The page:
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Stories from My Life: Remembering my best friend in college, Harriet Emas Nicholson

I decided to write a novel when I was in my late 20s. But I soon realized that I didn’t have enough life experiences to call upon. Two decades later I tried again and began writing short stories, which led me to my first thriller novel, Category 5. Fast-forward through another two decades and two more thrillers, I am still writing, most recently with my historical fiction novel, How Much Do You Love Me?

I have come to realize that, during all those intervening years, I’ve had numerous interesting and life-changing experiences that might be of interest to others. For that reason, I am starting a new blog series called “Stories from My Life.”

What I will present every so often will be short vignettes covering significant events from my life, interesting experiences, or individuals who have impacted me greatly. The choices I make will be random and have no obvious order. In this first story, I take you back almost fifty-two years, to the fall of 1963 to introduce you to the person who would become my best friend for the next five years, Harriet Emas. What happened afterward, none of us would have ever predicted.

My beautiful picture

It was the fall of 1963 when I started college at Penn State as a meteorology major. When I arrived, I had just completed a summer working as a Student Trainee for what was then the Weather Bureau. I had spent the summer painting weather shelters around the Washington, DC area. To my good fortune, I continued that summer job for three more years (in Harrisburg, PA).

My first year at Penn State was difficult, but I adapted and things got better with time. I became acquainted with my fellow meteorology classmates, one of whom was Harriet Emas. Surprisingly, we hit it off. I say this not because there was anything unusual about Harriet, but because I’m amazed that she had the patience to put up with me. She always treated me well; I can’t remember an instance when she said anything to upset me.

Now before you go thinking ahead where you shouldn’t, I need to tell you that romance was never an issue because Harriet already had a steady boyfriend, Joe, who also attended Penn State. In fact, later on, Joe became fiancée Joe; I remember her proudly showing me her engagement ring. Perhaps it was because of this very arrangement that our friendship developed as it did.

For the next five years, we attended classes together, privately critiqued professors, took notes when the other couldn’t attend a class, and helped each other with classwork. But beyond that, we just talked. A humorous event occurred early on. Some words I picked up suggested to me that Harriet was not Protestant. And so with my usual tact, I asked, “Harriet, are you Jewish?” She said yes. Now you need to understand my perspective. I had just moved from a small WASP-ish town about two hours away, and about the closest I had knowingly come to a Jew (other than some new professors at Penn State) was the picture of Jesus Christ hanging on the wall behind the altar of our Lutheran church. To top it off, if I haven’t already convinced you of my naiveté, here is what I said next. “Harriet, I didn’t realize that any Jews had blond hair.”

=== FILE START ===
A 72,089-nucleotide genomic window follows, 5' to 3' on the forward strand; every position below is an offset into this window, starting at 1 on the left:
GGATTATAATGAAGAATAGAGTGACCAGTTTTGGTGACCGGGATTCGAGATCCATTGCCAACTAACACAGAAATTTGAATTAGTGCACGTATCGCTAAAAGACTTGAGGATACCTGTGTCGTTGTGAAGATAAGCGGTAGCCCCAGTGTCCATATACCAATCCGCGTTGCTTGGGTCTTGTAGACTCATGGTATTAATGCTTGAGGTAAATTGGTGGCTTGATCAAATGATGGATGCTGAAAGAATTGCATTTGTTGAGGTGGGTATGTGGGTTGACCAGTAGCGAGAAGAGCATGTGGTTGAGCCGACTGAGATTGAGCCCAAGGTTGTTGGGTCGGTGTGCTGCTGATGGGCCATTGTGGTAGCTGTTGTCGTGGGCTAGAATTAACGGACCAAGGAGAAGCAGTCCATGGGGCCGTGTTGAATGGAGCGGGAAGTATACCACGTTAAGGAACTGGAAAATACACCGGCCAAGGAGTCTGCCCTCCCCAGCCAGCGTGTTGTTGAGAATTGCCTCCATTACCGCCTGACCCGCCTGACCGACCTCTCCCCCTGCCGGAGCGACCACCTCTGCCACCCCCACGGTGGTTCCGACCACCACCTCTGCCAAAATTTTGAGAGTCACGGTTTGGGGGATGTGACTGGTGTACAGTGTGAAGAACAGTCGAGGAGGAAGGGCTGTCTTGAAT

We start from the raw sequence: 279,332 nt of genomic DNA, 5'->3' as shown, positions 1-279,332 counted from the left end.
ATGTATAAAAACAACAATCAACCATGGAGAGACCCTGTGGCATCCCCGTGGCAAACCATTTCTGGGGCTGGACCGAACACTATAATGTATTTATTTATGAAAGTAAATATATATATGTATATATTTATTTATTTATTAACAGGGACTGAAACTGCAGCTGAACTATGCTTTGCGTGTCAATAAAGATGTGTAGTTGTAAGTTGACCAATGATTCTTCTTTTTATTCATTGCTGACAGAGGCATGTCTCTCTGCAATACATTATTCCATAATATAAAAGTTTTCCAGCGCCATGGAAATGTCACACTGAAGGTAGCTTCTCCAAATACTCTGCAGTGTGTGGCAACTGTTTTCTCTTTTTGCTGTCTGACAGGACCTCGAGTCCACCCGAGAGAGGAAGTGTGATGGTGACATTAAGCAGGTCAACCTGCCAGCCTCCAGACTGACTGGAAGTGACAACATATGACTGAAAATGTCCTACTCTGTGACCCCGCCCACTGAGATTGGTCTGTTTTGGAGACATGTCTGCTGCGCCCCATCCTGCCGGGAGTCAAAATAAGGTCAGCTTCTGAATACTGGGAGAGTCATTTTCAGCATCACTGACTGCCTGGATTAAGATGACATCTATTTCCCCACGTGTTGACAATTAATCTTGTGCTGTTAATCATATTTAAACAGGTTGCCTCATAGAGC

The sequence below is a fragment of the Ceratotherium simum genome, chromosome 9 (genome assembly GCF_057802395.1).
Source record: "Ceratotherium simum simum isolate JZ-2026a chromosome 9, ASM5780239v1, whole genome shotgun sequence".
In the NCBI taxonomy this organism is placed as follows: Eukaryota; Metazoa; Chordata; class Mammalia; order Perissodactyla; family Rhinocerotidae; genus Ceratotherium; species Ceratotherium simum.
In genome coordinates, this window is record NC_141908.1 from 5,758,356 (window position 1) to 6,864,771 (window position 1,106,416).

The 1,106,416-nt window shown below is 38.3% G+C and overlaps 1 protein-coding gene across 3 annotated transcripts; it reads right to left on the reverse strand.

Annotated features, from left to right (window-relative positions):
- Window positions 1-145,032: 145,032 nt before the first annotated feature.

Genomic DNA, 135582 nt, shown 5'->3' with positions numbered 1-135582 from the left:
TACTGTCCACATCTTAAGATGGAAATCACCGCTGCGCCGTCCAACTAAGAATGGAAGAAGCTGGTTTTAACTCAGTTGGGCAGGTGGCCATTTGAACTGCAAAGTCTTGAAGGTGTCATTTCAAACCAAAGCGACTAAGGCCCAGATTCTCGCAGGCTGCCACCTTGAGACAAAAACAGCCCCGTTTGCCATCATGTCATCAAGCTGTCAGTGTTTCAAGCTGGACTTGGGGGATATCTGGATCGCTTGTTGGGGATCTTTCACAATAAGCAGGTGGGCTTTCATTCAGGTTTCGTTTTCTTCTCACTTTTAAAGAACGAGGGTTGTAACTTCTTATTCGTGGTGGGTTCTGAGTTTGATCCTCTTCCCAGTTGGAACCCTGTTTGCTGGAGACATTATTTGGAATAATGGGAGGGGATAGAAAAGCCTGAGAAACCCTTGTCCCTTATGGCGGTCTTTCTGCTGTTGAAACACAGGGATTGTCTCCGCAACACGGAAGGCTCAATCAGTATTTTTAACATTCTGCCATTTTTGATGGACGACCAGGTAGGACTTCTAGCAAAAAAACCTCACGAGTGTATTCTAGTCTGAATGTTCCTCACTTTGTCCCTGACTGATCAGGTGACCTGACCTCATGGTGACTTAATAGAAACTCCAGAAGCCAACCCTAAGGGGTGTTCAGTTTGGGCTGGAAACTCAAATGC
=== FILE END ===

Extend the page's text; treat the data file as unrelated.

I’ll fast-forward to the spring of 1968 when the above photograph (of Yours Truly and Harriet) was taken in one of our offices. Not long afterward, Harriet and Joe married (she became Harriet Emas Nicholson), honeymooned in Puerto Rico, and moved to Philadelphia, where Harriet soon had a job (as a meteorologist) with General Electric. By then, we had both graduated with a BS in meteorology and were working towards an MS. In August I left Penn State and started work for the Navy in Norfolk.

For the next several years we communicated mostly by letter. Joe had gone to Temple University and had passed the bar exam. I did visit Harriet in Philadelphia once. I remember her proudly pulling away stick-on wallpaper in the kitchen to show what she and Joe had accomplished. After another year at Penn State in 71/72, I headed for California for my new job.

By early 1974, I was becoming worried because I hadn’t heard from Harriet in several months. I wrote a letter urging her to write forthwith, but heard nothing back. I finally called her in Philadelphia. Joe answered the phone. I asked if I could speak to Harriet. He asked who was calling. He then told me that Harriet had died the previous fall. She had been pregnant for the first time and came home early one day from work, not feeling well. They ended up going to the hospital where she passed away. The best anyone could figure, he said, was that a clot had broken loose and killed her. I couldn’t believe it. She was just 28 years old!

From my viewpoint, that’s the story of my best friend, Harriet. I miss her and imagine that if she were alive today, that we would still be the best of friends.

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Stories you can listen to, #10: The Necklace, #326

Auction_6Mar15

In my continuing series of short stories, The Necklace, #326 is told from only one point of view, that of retired school teacher Ruth Armstrong.  Her sole mission at the auction is to buy one particular item from the estate of Dr. Thomas Griffey’s late parents. Will she succeed? And why is #326 so important to her?

Click here to either listen to or read the story.